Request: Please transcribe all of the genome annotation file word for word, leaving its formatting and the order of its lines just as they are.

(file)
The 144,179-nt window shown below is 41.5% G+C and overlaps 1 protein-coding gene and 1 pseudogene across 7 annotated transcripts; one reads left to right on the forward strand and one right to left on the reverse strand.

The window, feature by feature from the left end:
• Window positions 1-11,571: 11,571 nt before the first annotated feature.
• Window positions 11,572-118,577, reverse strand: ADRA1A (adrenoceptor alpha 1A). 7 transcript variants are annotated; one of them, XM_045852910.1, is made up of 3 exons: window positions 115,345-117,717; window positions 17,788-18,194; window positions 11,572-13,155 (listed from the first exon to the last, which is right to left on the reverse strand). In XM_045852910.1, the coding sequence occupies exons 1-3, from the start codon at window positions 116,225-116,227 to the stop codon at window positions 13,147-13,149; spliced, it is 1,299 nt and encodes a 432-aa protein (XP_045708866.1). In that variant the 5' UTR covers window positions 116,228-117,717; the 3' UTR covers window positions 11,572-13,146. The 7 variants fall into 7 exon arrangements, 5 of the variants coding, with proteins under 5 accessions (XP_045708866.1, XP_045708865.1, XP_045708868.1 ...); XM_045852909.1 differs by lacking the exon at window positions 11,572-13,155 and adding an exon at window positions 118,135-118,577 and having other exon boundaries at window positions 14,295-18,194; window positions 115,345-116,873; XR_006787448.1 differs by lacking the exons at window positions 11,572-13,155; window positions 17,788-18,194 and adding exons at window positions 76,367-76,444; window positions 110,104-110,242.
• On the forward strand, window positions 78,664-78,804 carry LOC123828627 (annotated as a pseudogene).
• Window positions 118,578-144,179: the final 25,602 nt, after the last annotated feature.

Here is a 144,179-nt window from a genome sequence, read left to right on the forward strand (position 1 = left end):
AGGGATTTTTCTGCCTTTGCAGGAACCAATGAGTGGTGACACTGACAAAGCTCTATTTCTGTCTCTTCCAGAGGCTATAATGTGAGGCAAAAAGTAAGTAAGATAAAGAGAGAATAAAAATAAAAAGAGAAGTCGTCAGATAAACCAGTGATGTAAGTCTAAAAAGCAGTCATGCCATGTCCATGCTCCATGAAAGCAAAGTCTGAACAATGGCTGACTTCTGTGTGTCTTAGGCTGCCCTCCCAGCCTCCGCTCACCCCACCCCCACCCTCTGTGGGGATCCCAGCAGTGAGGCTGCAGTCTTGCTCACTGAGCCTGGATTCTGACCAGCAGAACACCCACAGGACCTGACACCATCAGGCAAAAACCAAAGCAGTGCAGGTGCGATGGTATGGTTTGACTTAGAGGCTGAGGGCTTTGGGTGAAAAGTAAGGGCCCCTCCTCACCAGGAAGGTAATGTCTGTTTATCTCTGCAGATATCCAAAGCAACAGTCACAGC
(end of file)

The 144,179-nt window shown below is 41.5% G+C and overlaps 1 protein-coding gene and 1 pseudogene across 7 annotated transcripts; one reads left to right on the forward strand and one right to left on the reverse strand.

The window, feature by feature from the left end:
• Window positions 1-11,571: 11,571 nt before the first annotated feature.
• Window positions 11,572-118,577, reverse strand: ADRA1A (adrenoceptor alpha 1A). 7 transcript variants are annotated; one of them, XM_045852910.1, is made up of 3 exons: window positions 115,345-117,717; window positions 17,788-18,194; window positions 11,572-13,155 (listed from the first exon to the last, which is right to left on the reverse strand). In XM_045852910.1, the coding sequence occupies exons 1-3, from the start codon at window positions 116,225-116,227 to the stop codon at window positions 13,147-13,149; spliced, it is 1,299 nt and encodes a 432-aa protein (XP_045708866.1). In that variant the 5' UTR covers window positions 116,228-117,717; the 3' UTR covers window positions 11,572-13,146. The 7 variants fall into 7 exon arrangements, 5 of the variants coding, with proteins under 5 accessions (XP_045708866.1, XP_045708865.1, XP_045708868.1 ...); XM_045852909.1 differs by lacking the exon at window positions 11,572-13,155 and adding an exon at window positions 118,135-118,577 and having other exon boundaries at window positions 14,295-18,194; window positions 115,345-116,873; XR_006787448.1 differs by lacking the exons at window positions 11,572-13,155; window positions 17,788-18,194 and adding exons at window positions 76,367-76,444; window positions 110,104-110,242.
• On the forward strand, window positions 78,664-78,804 carry LOC123828627 (annotated as a pseudogene).
• Window positions 118,578-144,179: the final 25,602 nt, after the last annotated feature.

Here is a 144,179-nt window from a genome sequence, read left to right on the forward strand (position 1 = left end):
AGGGATTTTTCTGCCTTTGCAGGAACCAATGAGTGGTGACACTGACAAAGCTCTATTTCTGTCTCTTCCAGAGGCTATAATGTGAGGCAAAAAGTAAGTAAGATAAAGAGAGAATAAAAATAAAAAGAGAAGTCGTCAGATAAACCAGTGATGTAAGTCTAAAAAGCAGTCATGCCATGTCCATGCTCCATGAAAGCAAAGTCTGAACAATGGCTGACTTCTGTGTGTCTTAGGCTGCCCTCCCAGCCTCCGCTCACCCCACCCCCACCCTCTGTGGGGATCCCAGCAGTGAGGCTGCAGTCTTGCTCACTGAGCCTGGATTCTGACCAGCAGAACACCCACAGGACCTGACACCATCAGGCAAAAACCAAAGCAGTGCAGGTGCGATGGTATGGTTTGACTTAGAGGCTGAGGGCTTTGGGTGAAAAGTAAGGGCCCCTCCTCACCAGGAAGGTAATGTCTGTTTATCTCTGCAGATATCCAAAGCAACAGTCACAGC